And stoop and build ’em up with worn-out tools:

If you can make one heap of all your winnings
And risk it all on one turn of pitch-and-toss,
And lose, and start again at your beginnings
And never breathe a word about your loss;
If you can force your heart and nerve and sinew
To serve your turn long after they are gone,
And so hold on when there is nothing in you
Except the Will which says to them: “Hold on!”

If you can talk with crowds and keep your virtue,
Or walk with kings – nor lose the common touch,
If neither foes nor loving friends can hurt you,
If all men count with you, but none too much;
If you can fill the unforgiving minute
With sixty seconds’ worth of distance run,
Yours is the Earth and everything that’s in it,
And – which is more – you’ll be a Man, my son!

Rudyard Kipling (1865-1936)

Front Row Livin’ & A Question Worth a Billion

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A week ago I attended a conference in Annapolis for a group of career professionals and employers. The keynote speaker, Jon Vroman, was particularly memorable. As co-founder of his nonprofit company, the Front Row Foundation, Jon talked about the work his organization does to help those braving devastating health issues and challenges. The goal of the organization to bring a “front row” experience to these individuals at their favorite concert, performer, sporting event, Broadway show or other entertainment venue. The stories they told proved inspirational as the patients and their families gained valuable memories to clutch to for the rest of their lives. You can read more about that organization here.

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But Jon also shared his own growth stories and some of the struggles he’s overcome to live life to the fullest, or in his words, in the front row. He gave a personal example of being a shy kid lacking confidence and as a result having the tendency to fade into the background. One day, while fanning his passion for live music at a concert but standing in the back of the crowd and slightly off to the side, Jon noticed a group of people front and center dancing and singing along and having what looked like the best time of their lives. He felt envious of how free and involved they seemed – so a part of not just the crowd, but the performers experience themselves. He decided in that moment that he would no longer live his life standing in and fading into the background.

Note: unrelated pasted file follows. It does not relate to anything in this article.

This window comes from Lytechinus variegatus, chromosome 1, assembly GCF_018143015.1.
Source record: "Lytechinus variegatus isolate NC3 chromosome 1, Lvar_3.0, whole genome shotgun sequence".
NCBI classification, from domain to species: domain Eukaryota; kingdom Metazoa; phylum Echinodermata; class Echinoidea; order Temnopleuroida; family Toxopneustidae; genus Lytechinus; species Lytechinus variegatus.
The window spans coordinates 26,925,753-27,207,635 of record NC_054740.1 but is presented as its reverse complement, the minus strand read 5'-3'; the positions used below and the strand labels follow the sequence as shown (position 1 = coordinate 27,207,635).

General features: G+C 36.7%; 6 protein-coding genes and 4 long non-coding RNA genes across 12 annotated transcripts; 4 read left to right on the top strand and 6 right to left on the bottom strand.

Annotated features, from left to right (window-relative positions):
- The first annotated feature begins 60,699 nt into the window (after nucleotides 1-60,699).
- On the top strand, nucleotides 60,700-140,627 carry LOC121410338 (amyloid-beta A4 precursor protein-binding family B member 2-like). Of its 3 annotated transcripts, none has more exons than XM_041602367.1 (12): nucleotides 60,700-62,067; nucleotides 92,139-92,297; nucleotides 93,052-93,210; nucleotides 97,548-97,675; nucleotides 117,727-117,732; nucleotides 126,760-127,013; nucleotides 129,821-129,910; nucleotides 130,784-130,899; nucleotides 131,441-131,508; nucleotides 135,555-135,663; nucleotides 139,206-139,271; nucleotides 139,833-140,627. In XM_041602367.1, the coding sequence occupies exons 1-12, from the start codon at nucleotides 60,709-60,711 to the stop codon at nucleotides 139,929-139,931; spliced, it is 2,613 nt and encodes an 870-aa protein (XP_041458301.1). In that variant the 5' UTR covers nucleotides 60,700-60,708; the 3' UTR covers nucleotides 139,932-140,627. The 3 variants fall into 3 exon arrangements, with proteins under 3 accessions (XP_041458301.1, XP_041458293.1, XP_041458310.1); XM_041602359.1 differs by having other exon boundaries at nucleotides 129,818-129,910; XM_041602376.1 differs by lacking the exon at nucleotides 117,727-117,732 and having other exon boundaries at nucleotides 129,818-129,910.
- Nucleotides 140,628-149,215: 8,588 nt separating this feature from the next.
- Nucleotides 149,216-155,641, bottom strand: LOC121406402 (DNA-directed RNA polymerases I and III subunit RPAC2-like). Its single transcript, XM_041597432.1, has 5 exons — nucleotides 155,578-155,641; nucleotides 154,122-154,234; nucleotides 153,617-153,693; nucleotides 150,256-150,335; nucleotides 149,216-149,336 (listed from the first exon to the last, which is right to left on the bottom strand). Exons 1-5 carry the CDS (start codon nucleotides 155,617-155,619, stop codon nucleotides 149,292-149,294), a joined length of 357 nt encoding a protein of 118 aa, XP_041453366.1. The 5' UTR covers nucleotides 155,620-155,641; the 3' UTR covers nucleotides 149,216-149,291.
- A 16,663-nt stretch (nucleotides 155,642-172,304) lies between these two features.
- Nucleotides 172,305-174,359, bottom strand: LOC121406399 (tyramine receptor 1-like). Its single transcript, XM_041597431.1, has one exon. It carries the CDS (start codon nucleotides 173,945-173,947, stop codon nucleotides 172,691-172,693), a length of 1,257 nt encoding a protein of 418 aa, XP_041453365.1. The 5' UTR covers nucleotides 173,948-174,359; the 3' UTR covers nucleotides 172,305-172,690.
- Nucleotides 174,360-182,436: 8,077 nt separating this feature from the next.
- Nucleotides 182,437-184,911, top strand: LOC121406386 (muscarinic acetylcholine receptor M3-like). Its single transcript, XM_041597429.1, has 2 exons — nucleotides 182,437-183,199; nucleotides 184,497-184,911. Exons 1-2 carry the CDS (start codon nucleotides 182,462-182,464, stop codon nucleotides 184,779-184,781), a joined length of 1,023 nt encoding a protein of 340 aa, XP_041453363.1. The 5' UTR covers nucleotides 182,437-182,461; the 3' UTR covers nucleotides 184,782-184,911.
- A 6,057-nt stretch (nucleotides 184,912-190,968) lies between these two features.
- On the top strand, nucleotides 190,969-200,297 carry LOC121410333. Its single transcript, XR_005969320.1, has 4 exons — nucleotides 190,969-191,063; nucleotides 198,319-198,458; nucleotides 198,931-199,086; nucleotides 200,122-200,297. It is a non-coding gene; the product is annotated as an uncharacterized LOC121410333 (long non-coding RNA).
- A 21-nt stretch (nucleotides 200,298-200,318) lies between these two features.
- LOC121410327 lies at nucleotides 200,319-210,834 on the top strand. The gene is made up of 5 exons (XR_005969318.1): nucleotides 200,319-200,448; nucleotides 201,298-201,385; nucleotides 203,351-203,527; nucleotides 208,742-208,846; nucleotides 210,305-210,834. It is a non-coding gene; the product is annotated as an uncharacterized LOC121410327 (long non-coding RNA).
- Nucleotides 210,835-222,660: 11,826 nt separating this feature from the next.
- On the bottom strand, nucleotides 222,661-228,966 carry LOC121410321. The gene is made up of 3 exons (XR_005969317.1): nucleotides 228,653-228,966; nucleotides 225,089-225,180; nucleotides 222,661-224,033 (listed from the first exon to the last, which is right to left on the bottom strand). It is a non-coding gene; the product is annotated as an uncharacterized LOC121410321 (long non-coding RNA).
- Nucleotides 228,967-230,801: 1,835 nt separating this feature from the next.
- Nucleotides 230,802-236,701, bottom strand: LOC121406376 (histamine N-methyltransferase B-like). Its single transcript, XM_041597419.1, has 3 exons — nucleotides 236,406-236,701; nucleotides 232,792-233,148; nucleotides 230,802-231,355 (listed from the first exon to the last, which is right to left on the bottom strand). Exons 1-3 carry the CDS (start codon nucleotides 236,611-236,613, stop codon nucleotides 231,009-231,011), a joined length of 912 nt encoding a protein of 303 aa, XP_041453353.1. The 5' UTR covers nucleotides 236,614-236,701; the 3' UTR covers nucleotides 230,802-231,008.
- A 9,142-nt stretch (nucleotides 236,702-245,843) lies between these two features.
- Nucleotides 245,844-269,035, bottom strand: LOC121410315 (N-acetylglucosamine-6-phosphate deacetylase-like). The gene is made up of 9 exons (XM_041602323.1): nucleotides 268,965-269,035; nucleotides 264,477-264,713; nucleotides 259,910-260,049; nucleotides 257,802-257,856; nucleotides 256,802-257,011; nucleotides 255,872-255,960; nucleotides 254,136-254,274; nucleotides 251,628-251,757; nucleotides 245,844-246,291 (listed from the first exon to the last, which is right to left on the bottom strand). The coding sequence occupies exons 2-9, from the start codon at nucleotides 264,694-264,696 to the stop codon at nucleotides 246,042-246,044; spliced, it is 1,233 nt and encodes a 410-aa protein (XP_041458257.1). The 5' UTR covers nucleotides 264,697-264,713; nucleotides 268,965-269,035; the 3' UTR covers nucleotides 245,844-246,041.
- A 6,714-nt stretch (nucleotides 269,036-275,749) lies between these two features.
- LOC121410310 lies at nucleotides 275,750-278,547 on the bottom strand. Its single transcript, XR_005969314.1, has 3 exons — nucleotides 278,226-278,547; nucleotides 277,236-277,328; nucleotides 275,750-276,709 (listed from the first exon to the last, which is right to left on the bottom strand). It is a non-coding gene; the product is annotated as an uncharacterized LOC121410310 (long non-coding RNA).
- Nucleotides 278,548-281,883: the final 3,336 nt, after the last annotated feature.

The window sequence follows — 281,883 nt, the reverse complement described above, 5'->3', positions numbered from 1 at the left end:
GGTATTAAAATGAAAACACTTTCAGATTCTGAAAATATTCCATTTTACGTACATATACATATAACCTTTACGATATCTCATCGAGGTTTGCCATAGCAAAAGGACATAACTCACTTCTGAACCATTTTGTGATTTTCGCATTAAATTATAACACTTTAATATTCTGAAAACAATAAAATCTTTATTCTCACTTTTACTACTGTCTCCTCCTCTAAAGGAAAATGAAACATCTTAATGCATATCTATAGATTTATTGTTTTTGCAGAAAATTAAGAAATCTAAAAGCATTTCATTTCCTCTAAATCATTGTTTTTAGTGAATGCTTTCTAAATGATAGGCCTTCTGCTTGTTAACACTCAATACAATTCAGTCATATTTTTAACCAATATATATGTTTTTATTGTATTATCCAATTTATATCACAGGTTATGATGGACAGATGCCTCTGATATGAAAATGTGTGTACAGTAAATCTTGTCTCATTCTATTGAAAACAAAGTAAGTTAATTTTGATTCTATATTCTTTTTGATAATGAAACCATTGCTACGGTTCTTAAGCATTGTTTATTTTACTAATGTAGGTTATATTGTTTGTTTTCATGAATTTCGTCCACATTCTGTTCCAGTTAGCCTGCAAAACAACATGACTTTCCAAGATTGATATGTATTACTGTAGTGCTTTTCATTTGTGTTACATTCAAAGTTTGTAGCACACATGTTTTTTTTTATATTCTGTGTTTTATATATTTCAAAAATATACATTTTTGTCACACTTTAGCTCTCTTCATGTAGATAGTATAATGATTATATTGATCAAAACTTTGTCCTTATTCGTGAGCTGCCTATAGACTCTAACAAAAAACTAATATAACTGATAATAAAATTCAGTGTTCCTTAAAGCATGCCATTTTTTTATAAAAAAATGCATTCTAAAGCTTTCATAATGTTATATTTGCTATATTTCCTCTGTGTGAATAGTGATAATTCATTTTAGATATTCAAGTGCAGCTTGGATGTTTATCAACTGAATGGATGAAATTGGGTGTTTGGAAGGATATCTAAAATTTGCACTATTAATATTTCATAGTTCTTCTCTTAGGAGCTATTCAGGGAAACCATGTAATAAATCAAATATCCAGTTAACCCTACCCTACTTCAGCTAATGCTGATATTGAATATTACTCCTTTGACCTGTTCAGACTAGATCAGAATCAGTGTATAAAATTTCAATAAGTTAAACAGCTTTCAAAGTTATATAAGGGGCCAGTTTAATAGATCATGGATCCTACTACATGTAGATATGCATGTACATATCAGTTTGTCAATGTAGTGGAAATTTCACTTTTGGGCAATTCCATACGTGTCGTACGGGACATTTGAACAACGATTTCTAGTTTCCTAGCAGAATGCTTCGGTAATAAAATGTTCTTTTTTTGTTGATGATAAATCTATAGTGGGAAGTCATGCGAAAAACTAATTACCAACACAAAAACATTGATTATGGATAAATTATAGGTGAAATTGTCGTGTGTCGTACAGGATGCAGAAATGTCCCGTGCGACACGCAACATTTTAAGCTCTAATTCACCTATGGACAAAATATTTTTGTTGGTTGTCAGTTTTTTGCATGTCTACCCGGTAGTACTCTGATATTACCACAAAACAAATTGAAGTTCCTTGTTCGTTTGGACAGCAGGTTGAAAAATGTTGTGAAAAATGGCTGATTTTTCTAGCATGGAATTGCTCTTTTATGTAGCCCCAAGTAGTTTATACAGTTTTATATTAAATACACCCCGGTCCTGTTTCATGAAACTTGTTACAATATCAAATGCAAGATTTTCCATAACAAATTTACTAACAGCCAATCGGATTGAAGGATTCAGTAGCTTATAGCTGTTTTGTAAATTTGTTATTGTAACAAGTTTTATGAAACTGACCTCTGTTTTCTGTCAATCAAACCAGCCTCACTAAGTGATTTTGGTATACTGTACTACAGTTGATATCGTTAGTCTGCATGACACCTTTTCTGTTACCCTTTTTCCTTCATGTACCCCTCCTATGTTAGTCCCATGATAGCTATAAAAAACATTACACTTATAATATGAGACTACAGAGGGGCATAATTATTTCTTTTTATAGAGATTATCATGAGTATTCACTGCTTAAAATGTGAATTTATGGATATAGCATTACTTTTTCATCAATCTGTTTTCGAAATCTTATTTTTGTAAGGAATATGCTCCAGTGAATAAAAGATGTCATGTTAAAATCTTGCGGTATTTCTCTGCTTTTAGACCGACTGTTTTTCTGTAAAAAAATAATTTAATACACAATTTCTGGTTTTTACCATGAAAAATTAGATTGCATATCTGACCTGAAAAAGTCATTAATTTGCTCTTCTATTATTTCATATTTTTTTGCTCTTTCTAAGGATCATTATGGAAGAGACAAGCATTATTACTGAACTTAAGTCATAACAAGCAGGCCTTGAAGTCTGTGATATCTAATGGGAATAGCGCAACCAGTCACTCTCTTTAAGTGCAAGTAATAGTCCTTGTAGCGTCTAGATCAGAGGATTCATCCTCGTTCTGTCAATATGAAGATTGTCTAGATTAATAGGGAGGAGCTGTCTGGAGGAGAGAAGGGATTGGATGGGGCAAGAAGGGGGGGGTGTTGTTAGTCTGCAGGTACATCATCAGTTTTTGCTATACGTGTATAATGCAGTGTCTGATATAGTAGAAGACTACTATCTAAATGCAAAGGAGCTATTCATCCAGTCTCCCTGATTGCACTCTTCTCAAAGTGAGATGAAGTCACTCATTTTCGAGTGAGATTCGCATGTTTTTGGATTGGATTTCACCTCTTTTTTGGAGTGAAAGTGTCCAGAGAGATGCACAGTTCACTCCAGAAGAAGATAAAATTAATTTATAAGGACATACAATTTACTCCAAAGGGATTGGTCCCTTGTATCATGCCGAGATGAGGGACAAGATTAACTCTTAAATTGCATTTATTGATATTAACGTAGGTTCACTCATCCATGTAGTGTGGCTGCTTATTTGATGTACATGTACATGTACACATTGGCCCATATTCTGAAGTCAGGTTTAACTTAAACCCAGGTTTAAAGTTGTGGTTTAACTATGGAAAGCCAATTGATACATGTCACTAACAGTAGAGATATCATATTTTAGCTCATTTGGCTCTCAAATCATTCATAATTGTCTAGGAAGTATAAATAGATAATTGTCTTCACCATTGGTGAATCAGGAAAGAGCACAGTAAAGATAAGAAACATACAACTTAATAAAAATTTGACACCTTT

Jon then asked us to think about our own goals and our commitment to those goals, requesting we rate on a scale from 1 (being the lowest) and 10 (being the highest) how dedicated we are to achieving our goals. When we all had that number secured firmly in our brains, Jon asked us another question: “If someone offered you a BILLION dollars to accomplish that goal, would your commitment change?” The curious murmur that fell over the crowd proved Jon’s experiment had worked – very few of us who just moments ago felt 100%, tapped out committed could honestly say a billion dollars would not strengthen that dedication and push us that much harder toward achieving success. With added incentive, we found we were capable of even more.

Whether it’s a career goal or a life goal, I challenge you to ask yourself the same question. What is your commitment level to your goal and what, if anything, would create even more incentive for you? You may be surprised what you find, and it may help you know yourself better as you continue to plan your career path.

As always, we are here in Career Services to support you living your life in the front row and we are 100% committed, billion dollars or not! 😉